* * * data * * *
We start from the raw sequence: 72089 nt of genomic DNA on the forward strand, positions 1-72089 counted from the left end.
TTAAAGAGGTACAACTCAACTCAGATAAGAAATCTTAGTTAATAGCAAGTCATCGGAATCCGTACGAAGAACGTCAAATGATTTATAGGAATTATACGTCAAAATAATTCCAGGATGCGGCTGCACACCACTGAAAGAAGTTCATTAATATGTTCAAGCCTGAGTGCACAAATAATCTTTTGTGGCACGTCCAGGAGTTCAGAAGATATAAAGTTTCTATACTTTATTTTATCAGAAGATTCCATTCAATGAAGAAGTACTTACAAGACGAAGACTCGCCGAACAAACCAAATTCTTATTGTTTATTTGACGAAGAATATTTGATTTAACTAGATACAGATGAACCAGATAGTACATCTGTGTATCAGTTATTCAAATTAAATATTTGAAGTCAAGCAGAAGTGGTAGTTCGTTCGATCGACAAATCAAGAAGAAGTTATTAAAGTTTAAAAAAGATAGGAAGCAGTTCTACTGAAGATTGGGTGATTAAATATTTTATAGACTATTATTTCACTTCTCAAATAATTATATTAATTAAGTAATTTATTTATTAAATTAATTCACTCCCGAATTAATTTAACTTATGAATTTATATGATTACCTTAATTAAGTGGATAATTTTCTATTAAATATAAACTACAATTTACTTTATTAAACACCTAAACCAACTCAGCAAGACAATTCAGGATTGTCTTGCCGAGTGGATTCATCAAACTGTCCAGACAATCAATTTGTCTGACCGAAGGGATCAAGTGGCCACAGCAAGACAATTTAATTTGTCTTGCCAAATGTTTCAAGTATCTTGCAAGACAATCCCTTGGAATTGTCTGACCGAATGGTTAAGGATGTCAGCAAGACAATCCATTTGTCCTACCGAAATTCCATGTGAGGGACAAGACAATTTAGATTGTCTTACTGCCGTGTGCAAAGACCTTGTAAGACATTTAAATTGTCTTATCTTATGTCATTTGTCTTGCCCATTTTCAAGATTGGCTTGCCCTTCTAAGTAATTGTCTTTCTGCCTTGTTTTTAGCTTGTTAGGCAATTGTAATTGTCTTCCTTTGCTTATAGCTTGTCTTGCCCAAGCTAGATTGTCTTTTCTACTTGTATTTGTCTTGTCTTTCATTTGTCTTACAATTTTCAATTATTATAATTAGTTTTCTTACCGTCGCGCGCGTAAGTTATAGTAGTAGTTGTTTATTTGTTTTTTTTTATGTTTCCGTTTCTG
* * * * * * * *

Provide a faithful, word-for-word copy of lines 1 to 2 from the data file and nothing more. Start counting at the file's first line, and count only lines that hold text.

We start from the raw sequence: 72089 nt of genomic DNA on the forward strand, positions 1-72089 counted from the left end.
TTAAAGAGGTACAACTCAACTCAGATAAGAAATCTTAGTTAATAGCAAGTCATCGGAATCCGTACGAAGAACGTCAAATGATTTATAGGAATTATACGTCAAAATAATTCCAGGATGCGGCTGCACACCACTGAAAGAAGTTCATTAATATGTTCAAGCCTGAGTGCACAAATAATCTTTTGTGGCACGTCCAGGAGTTCAGAAGATATAAAGTTTCTATACTTTATTTTATCAGAAGATTCCATTCAATGAAGAAGTACTTACAAGACGAAGACTCGCCGAACAAACCAAATTCTTATTGTTTATTTGACGAAGAATATTTGATTTAACTAGATACAGATGAACCAGATAGTACATCTGTGTATCAGTTATTCAAATTAAATATTTGAAGTCAAGCAGAAGTGGTAGTTCGTTCGATCGACAAATCAAGAAGAAGTTATTAAAGTTTAAAAAAGATAGGAAGCAGTTCTACTGAAGATTGGGTGATTAAATATTTTATAGACTATTATTTCACTTCTCAAATAATTATATTAATTAAGTAATTTATTTATTAAATTAATTCACTCCCGAATTAATTTAACTTATGAATTTATATGATTACCTTAATTAAGTGGATAATTTTCTATTAAATATAAACTACAATTTACTTTATTAAACACCTAAACCAACTCAGCAAGACAATTCAGGATTGTCTTGCCGAGTGGATTCATCAAACTGTCCAGACAATCAATTTGTCTGACCGAAGGGATCAAGTGGCCACAGCAAGACAATTTAATTTGTCTTGCCAAATGTTTCAAGTATCTTGCAAGACAATCCCTTGGAATTGTCTGACCGAATGGTTAAGGATGTCAGCAAGACAATCCATTTGTCCTACCGAAATTCCATGTGAGGGACAAGACAATTTAGATTGTCTTACTGCCGTGTGCAAAGACCTTGTAAGACATTTAAATTGTCTTATCTTATGTCATTTGTCTTGCCCATTTTCAAGATTGGCTTGCCCTTCTAAGTAATTGTCTTTCTGCCTTGTTTTTAGCTTGTTAGGCAATTGTAATTGTCTTCCTTTGCTTATAGCTTGTCTTGCCCAAGCTAGATTGTCTTTTCTACTTGTATTTGTCTTGTCTTTCATTTGTCTTACAATTTTCAATTATTATAATTAGTTTTCTTACCGTCGCGCGCGTAAGTTATAGTAGTAGTTGTTTATTTGTTTTTTTTTATGTTTCCGTTTCTG